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  • FIRST POST
    • illusionek
    • By illusionek 8th Jun 17, 10:24 AM
    • 94Posts
    • 19Thanks
    illusionek
    Worcester boiler - 0 pressure
    • #1
    • 8th Jun 17, 10:24 AM
    Worcester boiler - 0 pressure 8th Jun 17 at 10:24 AM
    Hello

    I have just moved this week to my first house and I am at a loss when it comes to my boiler, so I hope someone could help me out.

    My boiler is Worcester Greenstar 24i Junior. Not sure how old if I was to guess probably 7-8yrs.

    When I moved in the pressure gauge was at about 1 bar, right at the border between red and green and Central Heating was not on. It stayed like this for the first couple days.

    Then I put CH on last night and the pressure increased to about 3 (bored of red/green again) bars when working, which I believe is also fine. However I noticed that the pressure dropped right to 0 within about 90 min since switching off CH.

    The hot water seems to be fine even with 0 pressure and I was very surprised that CH is also working when I put it on this morning. The pressure increases to 3 again when working and dropping to 0 within 90min when CH is off.

    I am at complete loss here as I was under impression there should be no hot water or heating with 0 bar. Also do not understand that sudden drop all seemed to be working fine before I put CH on for the first time. I cannot see any leaks or anything explaining explaining this.

    The other thing is I cannot re-pressurise the boiler as the tap/handle seems to be stuck, I cannot turn it. I think I do all correctly as I followed below link on Worcester website. So I am not sure if this is a separate or connected issue.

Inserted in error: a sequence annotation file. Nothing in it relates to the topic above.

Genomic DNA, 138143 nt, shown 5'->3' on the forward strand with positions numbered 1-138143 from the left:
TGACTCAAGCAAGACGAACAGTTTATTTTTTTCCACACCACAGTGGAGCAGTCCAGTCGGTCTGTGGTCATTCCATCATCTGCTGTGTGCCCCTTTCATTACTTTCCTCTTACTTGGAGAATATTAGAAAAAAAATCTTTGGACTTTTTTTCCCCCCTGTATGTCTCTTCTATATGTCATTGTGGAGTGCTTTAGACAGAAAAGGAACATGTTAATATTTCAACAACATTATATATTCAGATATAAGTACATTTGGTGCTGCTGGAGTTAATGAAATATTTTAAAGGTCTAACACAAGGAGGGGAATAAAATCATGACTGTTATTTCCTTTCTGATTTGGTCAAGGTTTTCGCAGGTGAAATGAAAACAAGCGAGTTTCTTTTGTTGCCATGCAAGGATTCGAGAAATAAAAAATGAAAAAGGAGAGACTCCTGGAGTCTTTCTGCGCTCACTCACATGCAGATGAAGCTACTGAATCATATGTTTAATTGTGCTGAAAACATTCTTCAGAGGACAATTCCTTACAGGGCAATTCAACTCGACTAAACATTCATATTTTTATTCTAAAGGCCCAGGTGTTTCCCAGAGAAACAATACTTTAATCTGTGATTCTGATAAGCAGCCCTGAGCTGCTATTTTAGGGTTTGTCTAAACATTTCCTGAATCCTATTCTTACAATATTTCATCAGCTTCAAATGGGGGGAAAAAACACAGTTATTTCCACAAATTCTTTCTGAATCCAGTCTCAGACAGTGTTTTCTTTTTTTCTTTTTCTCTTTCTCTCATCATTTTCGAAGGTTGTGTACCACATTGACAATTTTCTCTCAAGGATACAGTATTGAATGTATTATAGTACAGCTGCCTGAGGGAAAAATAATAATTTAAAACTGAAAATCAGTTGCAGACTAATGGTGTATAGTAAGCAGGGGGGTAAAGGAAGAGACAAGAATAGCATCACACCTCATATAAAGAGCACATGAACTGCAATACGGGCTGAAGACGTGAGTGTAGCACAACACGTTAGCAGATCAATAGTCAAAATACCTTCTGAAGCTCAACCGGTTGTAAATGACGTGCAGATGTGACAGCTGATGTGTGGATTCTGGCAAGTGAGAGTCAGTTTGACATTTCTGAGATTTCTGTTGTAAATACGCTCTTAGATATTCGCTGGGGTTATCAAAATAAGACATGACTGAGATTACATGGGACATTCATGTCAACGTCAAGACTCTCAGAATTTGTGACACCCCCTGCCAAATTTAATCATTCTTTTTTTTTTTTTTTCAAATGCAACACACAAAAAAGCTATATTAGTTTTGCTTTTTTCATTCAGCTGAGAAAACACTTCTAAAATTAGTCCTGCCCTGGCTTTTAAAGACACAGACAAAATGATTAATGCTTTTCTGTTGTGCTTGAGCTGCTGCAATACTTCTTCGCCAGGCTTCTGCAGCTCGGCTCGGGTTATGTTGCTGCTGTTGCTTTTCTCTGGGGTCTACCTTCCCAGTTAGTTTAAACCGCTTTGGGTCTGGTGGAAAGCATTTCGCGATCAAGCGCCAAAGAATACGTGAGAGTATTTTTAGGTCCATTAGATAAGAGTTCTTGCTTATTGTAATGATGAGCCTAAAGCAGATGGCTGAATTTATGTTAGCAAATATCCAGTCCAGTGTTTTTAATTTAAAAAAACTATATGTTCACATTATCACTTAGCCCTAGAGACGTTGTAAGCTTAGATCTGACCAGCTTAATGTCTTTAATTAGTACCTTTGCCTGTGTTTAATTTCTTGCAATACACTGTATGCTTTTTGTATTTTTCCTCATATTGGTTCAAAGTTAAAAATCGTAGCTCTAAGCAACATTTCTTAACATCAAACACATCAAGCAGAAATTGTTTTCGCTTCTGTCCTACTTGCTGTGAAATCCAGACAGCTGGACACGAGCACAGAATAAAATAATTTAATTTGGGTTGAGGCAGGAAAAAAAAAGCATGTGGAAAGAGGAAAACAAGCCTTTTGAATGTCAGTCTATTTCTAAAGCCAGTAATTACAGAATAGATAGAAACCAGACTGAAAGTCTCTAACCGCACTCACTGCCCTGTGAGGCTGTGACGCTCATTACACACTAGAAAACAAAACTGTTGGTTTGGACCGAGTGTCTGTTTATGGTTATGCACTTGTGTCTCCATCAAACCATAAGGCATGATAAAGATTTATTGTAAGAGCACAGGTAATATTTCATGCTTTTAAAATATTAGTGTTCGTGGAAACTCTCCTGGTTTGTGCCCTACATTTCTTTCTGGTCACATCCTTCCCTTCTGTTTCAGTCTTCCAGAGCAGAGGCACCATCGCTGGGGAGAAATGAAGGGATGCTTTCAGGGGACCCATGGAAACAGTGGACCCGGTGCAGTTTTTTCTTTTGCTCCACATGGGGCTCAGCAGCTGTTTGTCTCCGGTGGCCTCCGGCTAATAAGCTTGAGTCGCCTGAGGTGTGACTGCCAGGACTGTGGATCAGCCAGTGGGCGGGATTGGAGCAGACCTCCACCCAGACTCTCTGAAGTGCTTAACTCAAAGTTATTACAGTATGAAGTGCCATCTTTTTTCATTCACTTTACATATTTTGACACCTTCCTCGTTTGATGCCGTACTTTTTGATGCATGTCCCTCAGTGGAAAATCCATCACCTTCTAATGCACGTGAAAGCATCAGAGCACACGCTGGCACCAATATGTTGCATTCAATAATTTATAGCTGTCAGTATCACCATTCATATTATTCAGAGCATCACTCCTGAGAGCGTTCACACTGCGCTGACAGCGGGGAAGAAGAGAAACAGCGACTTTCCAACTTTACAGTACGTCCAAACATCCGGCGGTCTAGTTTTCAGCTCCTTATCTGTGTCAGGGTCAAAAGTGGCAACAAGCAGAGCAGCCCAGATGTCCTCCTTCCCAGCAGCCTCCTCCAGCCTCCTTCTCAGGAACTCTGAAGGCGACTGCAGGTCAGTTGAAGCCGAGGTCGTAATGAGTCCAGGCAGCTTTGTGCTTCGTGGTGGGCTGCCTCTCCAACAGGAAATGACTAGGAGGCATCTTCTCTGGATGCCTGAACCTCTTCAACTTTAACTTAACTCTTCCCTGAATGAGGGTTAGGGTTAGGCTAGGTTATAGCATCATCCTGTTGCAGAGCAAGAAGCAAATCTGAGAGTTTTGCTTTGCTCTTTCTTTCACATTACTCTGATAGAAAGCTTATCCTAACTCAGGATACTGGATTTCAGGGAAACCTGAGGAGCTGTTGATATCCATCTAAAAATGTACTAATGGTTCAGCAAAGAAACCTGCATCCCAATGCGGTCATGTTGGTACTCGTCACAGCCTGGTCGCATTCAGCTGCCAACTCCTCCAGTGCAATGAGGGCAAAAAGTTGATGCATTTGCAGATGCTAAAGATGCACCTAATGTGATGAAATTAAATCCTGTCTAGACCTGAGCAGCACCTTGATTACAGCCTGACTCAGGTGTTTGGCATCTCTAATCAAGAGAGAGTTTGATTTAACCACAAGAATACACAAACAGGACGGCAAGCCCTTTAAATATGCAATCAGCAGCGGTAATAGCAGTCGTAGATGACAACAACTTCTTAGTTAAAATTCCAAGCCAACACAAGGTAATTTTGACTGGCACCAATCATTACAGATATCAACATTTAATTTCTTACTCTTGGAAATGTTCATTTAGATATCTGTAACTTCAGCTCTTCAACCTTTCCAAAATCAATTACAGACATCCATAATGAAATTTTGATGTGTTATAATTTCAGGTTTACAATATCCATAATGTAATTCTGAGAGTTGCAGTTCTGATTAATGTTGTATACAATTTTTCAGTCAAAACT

However even if I could re-pressurise then potentially pressure would go way above 3 bars if now goes from 0 to 3 when working.


    https://www.worcester-bosch.co.uk/support/troubleshooting/faqs/home-heating-faqs/how-often-should-i-need-to-top-up-the-pressure-in-the-heating-system
Page 1
    • glentoran99
    • By glentoran99 8th Jun 17, 10:33 AM
    • 4,389 Posts
    • 3,235 Thanks
    glentoran99
    • #2
    • 8th Jun 17, 10:33 AM
    • #2
    • 8th Jun 17, 10:33 AM
    chances are you have a leak somewhere
    • Alex1983
    • By Alex1983 8th Jun 17, 10:37 AM
    • 312 Posts
    • 165 Thanks
    Alex1983
    • #3
    • 8th Jun 17, 10:37 AM
    • #3
    • 8th Jun 17, 10:37 AM
    Your expansion vessel needs checking, suspect it's flat and that's why the pressure went to 3 with the heating on, when it went to 3 in probably starting discharging out the pressure relief pipework, a small copper pipe sticking outside somewhere.
    • illusionek
    • By illusionek 8th Jun 17, 10:39 AM
    • 94 Posts
    • 19 Thanks
    illusionek
    • #4
    • 8th Jun 17, 10:39 AM
    • #4
    • 8th Jun 17, 10:39 AM
    I am new to the whole subject so may be asking silly questions, but I would think pressure would be at 0 when I moved in rather than dropping to 0 after I used CH for the first time? Also how is it possible that the boiler still provides CH and hot water at 0 bar? I was under impression I would need to re-pressurise first?

    Also finally how do I go about finding a leak? Boiler cupboard is fine and I could not see anything around radiators. Also no stains appearing on ceilings and cannot see any water gathering outside of the property.
    • illusionek
    • By illusionek 8th Jun 17, 10:43 AM
    • 94 Posts
    • 19 Thanks
    illusionek
    • #5
    • 8th Jun 17, 10:43 AM
    • #5
    • 8th Jun 17, 10:43 AM